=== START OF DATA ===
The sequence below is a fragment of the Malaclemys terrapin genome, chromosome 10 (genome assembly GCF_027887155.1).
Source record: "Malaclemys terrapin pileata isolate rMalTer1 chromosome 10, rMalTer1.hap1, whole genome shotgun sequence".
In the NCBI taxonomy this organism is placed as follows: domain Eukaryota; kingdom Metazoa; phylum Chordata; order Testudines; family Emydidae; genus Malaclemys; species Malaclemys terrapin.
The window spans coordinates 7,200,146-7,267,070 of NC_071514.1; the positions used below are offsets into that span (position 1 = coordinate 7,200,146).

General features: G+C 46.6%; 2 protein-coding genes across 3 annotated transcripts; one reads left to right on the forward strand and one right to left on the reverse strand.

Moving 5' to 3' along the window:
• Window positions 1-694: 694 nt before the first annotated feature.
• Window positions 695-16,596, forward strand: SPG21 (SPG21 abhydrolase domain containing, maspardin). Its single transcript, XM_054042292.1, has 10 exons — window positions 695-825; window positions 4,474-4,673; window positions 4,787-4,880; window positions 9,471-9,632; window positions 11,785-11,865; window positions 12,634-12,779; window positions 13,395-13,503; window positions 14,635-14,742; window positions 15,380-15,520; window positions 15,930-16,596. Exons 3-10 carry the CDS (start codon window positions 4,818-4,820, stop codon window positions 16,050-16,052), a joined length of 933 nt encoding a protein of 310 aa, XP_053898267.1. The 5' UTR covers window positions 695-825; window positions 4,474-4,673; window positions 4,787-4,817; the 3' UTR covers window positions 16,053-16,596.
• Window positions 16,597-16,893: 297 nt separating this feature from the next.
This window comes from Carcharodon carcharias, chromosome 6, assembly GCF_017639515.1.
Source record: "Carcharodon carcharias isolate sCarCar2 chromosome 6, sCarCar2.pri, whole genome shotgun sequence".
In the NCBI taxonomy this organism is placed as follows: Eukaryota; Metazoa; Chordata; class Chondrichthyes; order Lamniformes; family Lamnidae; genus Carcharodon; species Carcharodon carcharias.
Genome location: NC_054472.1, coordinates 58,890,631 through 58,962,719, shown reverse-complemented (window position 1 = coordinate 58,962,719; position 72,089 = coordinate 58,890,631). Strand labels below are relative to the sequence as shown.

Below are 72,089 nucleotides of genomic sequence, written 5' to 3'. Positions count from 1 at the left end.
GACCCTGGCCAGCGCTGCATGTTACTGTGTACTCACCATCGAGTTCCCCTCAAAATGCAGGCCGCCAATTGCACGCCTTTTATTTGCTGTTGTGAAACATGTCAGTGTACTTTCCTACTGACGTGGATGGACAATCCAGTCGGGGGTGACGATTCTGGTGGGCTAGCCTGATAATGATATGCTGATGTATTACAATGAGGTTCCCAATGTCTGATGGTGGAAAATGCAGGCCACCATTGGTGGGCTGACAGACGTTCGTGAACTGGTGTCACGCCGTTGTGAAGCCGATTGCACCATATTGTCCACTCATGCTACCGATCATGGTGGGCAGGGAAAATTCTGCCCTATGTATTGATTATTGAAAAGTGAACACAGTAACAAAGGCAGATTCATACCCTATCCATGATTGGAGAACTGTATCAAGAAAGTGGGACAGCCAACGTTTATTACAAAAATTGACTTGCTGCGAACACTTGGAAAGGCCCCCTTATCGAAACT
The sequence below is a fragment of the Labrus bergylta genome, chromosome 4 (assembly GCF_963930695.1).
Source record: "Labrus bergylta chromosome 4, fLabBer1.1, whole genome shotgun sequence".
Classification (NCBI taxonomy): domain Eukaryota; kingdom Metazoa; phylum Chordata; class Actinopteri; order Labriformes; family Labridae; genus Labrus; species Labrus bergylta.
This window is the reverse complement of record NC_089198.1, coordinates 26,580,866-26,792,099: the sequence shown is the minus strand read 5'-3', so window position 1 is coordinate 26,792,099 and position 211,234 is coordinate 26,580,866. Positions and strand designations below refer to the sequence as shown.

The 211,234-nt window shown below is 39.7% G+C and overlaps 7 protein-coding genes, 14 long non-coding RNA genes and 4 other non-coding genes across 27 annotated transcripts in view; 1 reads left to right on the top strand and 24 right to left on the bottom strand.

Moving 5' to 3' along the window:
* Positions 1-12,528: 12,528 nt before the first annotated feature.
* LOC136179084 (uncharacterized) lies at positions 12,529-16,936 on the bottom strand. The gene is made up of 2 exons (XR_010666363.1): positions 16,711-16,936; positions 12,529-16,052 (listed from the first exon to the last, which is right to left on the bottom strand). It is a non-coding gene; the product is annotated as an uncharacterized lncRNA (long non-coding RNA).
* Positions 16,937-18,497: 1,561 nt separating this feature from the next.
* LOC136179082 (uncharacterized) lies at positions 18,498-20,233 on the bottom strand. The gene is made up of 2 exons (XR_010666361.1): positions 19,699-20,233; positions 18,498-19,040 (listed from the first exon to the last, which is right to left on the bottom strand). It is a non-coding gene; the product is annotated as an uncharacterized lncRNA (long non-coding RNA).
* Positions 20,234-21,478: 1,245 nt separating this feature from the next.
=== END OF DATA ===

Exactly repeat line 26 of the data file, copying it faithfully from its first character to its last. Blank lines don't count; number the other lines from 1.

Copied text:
* Positions 20,234-21,478: 1,245 nt separating this feature from the next.